Nokia E90 Communicator

Nokia E90 Communicator

Unveiled a month after Steve Jobs’ legendary 2007 Consumer Electronics Show announcement of the iPhone, Nokia’s clamshell E90 actually hit the market first, launching in Indonesia in May 2007. While it was WCDMA-, HDSPA- and GSM-compatible, with USB connectivity, it weighed in at a hefty 210 grams and had only 128MB of memory.


LG Prada

LG Prada

LG’s Prada-branded smart phone was actually announced a month before the iPhone. The 85-gram Prada included a video-capable two-megapixel camera with flash, a MicroSD memory slot, and was the first all-touchscreen phone. LG managed to move a million units and cop a number of design awards. Ironically, you won’t be able to check out its Flash-intensive Web site on your iPhone.


Palm Pre

Palm Pre

The company that arguably created the handheld market took its eye off the ball during the rise of the smart phone, so it hunkered down and quietly developed the Palm Pre and its masterful operating system, WebOS. Launched in the U.S. in June 2009 to favourable reviews, the Pre lacked marketing support and had made only small inroads by the time Hewlett-Packard bought Palm in the spring of 2010. Rumour has WebOS appearing on a coming slate from HP.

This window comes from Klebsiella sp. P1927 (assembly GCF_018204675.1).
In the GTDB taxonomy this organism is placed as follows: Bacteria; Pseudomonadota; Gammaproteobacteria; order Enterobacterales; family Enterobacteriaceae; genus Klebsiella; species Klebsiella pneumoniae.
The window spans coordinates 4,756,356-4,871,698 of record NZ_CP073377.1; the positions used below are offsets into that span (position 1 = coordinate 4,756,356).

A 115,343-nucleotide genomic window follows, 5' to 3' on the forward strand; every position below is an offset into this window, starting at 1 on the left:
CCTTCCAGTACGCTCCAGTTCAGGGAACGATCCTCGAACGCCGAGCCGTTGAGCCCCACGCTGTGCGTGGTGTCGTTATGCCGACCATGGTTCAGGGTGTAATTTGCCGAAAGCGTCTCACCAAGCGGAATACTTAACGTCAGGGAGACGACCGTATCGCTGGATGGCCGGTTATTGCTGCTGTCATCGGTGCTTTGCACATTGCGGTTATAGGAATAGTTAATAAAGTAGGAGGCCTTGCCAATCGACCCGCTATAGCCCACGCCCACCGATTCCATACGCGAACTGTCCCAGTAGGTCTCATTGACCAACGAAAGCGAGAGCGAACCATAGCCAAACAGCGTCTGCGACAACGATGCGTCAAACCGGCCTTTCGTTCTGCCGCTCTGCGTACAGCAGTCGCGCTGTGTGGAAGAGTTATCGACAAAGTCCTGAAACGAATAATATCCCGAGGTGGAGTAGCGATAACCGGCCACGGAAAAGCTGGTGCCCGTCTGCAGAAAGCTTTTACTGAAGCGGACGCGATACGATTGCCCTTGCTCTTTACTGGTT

HTC Touch

HTC Touch

HTC launched the Touch in June 2007. Its TouchFlo user interface could distinguish between a stylus and a finger, and allowed users to swipe through music collections, contacts and photo albums. HTC doubled the memory and processing power six months later, and the phone sold more than two million units in its first year.


Nexus One

Nexus One

Though it was actually manufactured by HTC, the Nexus One was Google-branded and sold, unlocked, through Google’s online store. Without contract subsidies, the Nexus One was expensive (over $500), and direct sales of the Android-based phone didn’t last long; Google opened the online store on January 2010 and shuttered it in May, going back to a carrier distribution model.


Microsoft Kin

Microsoft Kin

The runt of the litter in terms of life expectancy, Microsoft’s Sharp-manufactured Kin was pitched as a social networking phone running on a variation of Windows CE. Microsoft launched the phone in May on the Verizon network in the U.S., but it didn’t last long enough for a Canadian launch. Microsoft canned the project only six weeks after its release.



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